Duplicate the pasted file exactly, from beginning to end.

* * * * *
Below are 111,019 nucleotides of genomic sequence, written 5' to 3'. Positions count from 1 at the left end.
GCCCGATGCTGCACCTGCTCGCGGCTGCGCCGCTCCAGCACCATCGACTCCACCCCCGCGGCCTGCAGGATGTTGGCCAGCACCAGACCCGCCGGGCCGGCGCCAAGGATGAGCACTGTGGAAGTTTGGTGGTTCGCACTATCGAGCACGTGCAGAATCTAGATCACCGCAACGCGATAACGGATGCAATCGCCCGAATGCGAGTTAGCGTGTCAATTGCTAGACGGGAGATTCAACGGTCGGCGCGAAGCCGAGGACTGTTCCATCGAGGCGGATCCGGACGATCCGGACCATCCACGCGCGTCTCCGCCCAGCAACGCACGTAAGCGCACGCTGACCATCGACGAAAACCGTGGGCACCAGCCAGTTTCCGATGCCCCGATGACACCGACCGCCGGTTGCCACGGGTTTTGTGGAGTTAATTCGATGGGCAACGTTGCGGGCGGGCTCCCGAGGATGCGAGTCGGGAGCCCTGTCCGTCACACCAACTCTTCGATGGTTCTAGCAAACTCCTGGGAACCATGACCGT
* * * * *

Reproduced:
Below are 111,019 nucleotides of genomic sequence, written 5' to 3'. Positions count from 1 at the left end.
GCCCGATGCTGCACCTGCTCGCGGCTGCGCCGCTCCAGCACCATCGACTCCACCCCCGCGGCCTGCAGGATGTTGGCCAGCACCAGACCCGCCGGGCCGGCGCCAAGGATGAGCACTGTGGAAGTTTGGTGGTTCGCACTATCGAGCACGTGCAGAATCTAGATCACCGCAACGCGATAACGGATGCAATCGCCCGAATGCGAGTTAGCGTGTCAATTGCTAGACGGGAGATTCAACGGTCGGCGCGAAGCCGAGGACTGTTCCATCGAGGCGGATCCGGACGATCCGGACCATCCACGCGCGTCTCCGCCCAGCAACGCACGTAAGCGCACGCTGACCATCGACGAAAACCGTGGGCACCAGCCAGTTTCCGATGCCCCGATGACACCGACCGCCGGTTGCCACGGGTTTTGTGGAGTTAATTCGATGGGCAACGTTGCGGGCGGGCTCCCGAGGATGCGAGTCGGGAGCCCTGTCCGTCACACCAACTCTTCGATGGTTCTAGCAAACTCCTGGGAACCATGACCGT